The case he eventually put together, against four defendants, went to trial in early 2001. It was complicated legally and logistically, what with bringing witnesses, victims -- nearly 5,000 people were injured in the two blasts -- and their families from Africa to New York. And bin Laden's world was still terra incognita to the west: at one point Judge Leonard Sand, who presided, had to ask Fitzgerald how to pronounce "al-Quaeda." Working from memory, availing himself of what Kenneth Karas -- a colleague of Fitzgerald's who went to Africa with him and is now a Federal District Court Judge in Manhattan -- calls his "mainframe-computer brain," Fitzgerald laid out what he had. In late May he got his convictions, failing only to get the death penalties he sought for two defendants. After the verdict, when he walked into the room filled with people whose lives were scarred by the bombings, the group saluted him with a tribal chant of praise. "He oozed sincerity, had extraordinary command of the facts, and advocated well for his client," says Fred Cohen, one of the defense lawyers in the case. "At the end of his summations, you'd sort of cringe and say, 'What do I do now?'"
Scooter, you listening? Come to Jesus, Scooter.
On Mother's Day 2001 -- the only day Patrick Fitzgerald could get away from the trial -- Senator [Peter] Fitzgerald unveiled his choice to the Chicago press. Patrick Fitzgerald took over the office,for which he earns $140,000 annually, on September 1; Karas, a Chicago native, gave him a quick tour of his new city, which included taking in a Cubs game at Wrigley field. Dozens of loyal colleagues, many on shoestring government salaries, traveled to Chicago when Fitzgerald was officially sworn in. He returned to New York to pack his things and flew back to Chicago the morning of September 11, 2001. He heard about the attacks on the World Trade Center and the Pentagon while driving into the city -- the news, he later said, was like a sledgehammer into his stomach -- and then, in his hotel room, he saw the Twin Towers fall. More than anyone watching that day, Fitzgerald could have said, "I told you so." But he apparently never has, even to close friends.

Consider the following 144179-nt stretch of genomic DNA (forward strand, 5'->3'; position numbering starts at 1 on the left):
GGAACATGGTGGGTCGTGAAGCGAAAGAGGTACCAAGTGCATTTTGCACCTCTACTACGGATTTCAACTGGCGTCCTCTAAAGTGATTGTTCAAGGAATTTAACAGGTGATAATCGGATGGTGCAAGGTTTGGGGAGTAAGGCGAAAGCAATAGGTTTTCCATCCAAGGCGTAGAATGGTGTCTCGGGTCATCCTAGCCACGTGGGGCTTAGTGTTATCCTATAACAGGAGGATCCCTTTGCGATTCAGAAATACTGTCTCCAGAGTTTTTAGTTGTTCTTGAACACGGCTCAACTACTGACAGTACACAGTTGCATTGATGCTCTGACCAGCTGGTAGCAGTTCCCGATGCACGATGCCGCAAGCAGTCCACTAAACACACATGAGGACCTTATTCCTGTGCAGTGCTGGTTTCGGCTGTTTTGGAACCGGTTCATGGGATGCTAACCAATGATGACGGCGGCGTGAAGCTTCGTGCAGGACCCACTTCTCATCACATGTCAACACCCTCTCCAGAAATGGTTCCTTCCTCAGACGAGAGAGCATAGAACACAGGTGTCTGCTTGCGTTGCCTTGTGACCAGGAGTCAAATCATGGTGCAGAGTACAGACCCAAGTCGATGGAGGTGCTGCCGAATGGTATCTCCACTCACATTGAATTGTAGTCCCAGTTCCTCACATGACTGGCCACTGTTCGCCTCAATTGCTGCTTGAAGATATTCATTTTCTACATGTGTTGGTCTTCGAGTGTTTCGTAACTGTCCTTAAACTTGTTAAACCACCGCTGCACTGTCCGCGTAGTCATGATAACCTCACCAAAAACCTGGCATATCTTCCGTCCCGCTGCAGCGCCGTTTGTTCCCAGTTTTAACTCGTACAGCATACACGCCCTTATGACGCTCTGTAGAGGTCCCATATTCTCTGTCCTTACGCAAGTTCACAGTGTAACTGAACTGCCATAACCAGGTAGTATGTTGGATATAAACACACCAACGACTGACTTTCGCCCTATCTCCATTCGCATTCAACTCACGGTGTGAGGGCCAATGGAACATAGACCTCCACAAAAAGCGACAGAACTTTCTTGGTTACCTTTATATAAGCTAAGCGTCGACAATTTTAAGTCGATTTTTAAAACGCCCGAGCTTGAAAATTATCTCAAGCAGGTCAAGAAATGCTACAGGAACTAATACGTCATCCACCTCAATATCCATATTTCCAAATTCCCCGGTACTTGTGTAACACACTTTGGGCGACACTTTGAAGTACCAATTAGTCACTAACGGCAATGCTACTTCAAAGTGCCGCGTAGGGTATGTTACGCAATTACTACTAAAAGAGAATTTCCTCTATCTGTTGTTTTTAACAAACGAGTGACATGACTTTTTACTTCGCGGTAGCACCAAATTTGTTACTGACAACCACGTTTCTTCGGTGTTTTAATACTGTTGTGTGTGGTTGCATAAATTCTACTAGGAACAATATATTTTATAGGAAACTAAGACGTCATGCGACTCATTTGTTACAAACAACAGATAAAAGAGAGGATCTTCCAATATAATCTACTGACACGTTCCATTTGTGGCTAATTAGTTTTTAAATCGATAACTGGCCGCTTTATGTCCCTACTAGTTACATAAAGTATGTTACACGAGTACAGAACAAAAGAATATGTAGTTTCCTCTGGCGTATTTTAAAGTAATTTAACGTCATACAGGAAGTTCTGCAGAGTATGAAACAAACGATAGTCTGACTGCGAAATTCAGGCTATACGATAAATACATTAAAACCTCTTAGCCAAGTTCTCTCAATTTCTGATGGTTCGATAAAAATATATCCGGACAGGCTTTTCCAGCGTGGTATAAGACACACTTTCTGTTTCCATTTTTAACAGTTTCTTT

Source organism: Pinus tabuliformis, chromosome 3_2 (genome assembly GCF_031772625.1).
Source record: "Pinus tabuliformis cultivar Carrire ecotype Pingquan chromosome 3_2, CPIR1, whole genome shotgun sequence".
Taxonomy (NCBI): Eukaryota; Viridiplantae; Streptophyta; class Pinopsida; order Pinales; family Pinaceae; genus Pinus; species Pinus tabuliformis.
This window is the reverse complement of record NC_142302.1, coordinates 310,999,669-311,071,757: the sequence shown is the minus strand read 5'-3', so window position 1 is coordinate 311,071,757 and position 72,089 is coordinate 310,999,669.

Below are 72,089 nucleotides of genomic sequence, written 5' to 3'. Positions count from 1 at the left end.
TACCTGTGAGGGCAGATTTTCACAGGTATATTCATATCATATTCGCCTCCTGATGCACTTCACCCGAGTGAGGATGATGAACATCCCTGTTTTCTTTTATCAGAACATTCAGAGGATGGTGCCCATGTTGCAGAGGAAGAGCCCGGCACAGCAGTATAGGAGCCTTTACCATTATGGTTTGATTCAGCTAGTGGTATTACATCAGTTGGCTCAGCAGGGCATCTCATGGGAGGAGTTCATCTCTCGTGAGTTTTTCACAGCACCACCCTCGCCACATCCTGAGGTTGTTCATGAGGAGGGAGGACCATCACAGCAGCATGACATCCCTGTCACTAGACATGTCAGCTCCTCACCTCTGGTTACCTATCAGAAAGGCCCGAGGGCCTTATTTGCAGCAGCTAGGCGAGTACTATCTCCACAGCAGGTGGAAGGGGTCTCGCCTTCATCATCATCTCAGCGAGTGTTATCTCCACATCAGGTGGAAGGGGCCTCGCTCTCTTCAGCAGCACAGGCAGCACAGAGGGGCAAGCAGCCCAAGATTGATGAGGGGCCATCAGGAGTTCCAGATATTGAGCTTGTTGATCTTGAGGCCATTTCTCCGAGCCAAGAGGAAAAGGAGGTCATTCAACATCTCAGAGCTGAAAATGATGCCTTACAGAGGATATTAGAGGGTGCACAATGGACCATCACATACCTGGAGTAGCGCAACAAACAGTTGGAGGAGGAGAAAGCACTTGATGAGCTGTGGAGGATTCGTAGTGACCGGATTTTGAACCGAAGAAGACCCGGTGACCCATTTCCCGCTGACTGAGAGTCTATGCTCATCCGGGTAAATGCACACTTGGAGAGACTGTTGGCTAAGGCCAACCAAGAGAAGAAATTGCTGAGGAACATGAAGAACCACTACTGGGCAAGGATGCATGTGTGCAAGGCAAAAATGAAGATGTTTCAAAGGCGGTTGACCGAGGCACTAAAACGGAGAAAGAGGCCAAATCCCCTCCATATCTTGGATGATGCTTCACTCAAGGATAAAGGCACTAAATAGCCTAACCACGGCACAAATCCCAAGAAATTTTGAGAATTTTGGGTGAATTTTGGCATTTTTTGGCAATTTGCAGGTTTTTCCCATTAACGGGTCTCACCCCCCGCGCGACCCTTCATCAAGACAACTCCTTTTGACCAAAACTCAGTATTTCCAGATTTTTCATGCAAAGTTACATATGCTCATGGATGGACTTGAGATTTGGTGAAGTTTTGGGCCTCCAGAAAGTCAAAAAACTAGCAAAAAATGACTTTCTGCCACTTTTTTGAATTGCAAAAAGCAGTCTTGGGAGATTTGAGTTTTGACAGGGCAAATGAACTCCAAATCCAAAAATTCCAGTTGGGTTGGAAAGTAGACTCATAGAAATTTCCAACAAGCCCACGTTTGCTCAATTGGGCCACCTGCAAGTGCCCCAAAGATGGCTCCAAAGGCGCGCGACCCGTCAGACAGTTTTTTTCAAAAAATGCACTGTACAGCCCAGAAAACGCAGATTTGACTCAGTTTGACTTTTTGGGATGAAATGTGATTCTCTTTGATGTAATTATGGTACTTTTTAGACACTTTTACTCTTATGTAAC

Fitzgerald also was consulted on crucial portions of the Patriot Act, specifically the provisions taking down the "wall" between the intelligence-gathering and prosecutorial functions of the government, and prepared for future prosecutions. "He was correctly recognized as the premier anti-terrorism al-Quaeda expert, sort of our go-to guy to bounce off ideas," says Viet Dinh, one of the principle draftsmen of the statute.
Regarding his aggressive pursuit of the kingpins of Illinois politics:
"Maybe the feds want to take over City Hall completely," the lawyer for one of the indicted officials has grumbled. "He goes after fleas and elephants with the same Bacchus," says David Axelrod, a Democratic political consultant and advisor to Mayor Daley. "At some point there's a line -- I don't know where it is exactly -- where you begin criminalizing politics in its most innocent form."